Autonomous Driving Simulation with WebGL and Cesium

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Autonomous driving systems will require several billion miles of test driving to prove that they’re better drivers than humans. Simulation improves testing efficiency, safety, and comprehensiveness. Vehicles capture the environment with LIDAR, cameras, and other sensors, and then this environment is used to simulate different traffic, pedestrian, lighting, and weather scenarios.

Join us as Patrick Cozzi, of AGI and the University of Pennsylvania, demonstrates how WebGL and Cesium form a great platform for autonomous driving simulation, including streaming massive point clouds and photogrammetry models using 3D Tiles, and rendering individual agents with glTF.

You'll learn how this video was made!

Patrick Cozzi is Principal Graphics Architect at Analytical Graphics, Inc. (AGI), where he leads the development of Cesium, an open-source WebGL virtual globe and map engine. He teaches GPU Programming and Architecture at the University of Pennsylvania, where he earned a master's degree in computer science. As part of Khronos, Patrick is the co-creator of glTF, the emerging standard format for 3D data. He is the editor of WebGL Insights, coeditor of OpenGL Insights, and coauthor of 3D Engine Design for Virtual Globes.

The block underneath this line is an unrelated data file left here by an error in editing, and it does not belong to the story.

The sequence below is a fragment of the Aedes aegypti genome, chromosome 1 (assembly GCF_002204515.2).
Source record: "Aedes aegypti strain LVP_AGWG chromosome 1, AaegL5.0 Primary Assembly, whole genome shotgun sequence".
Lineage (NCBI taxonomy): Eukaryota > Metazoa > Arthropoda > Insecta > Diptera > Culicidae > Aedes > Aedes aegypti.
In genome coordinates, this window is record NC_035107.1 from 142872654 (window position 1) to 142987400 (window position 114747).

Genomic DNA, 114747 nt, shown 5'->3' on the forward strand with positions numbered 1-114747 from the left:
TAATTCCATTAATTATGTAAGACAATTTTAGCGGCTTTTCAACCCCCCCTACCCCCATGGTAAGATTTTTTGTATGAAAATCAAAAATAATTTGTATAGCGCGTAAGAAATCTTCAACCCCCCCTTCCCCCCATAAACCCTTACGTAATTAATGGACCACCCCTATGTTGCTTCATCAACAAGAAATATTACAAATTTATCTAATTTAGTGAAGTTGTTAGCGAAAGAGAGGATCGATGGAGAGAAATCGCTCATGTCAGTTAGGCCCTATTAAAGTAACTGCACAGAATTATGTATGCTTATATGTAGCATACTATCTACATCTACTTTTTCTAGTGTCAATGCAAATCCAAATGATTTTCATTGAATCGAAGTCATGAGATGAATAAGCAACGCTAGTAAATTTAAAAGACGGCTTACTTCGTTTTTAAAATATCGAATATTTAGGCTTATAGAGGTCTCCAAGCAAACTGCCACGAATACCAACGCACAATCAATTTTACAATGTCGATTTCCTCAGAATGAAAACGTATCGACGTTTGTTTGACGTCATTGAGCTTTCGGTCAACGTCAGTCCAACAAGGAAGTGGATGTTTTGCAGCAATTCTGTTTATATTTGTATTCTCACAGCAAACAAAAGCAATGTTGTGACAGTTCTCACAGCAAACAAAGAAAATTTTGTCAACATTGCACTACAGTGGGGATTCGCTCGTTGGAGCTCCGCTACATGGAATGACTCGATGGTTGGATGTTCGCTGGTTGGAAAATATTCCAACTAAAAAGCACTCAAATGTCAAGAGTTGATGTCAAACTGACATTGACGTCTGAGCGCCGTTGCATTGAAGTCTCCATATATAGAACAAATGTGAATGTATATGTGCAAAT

Food and beverages will be provided by the Khronos Group.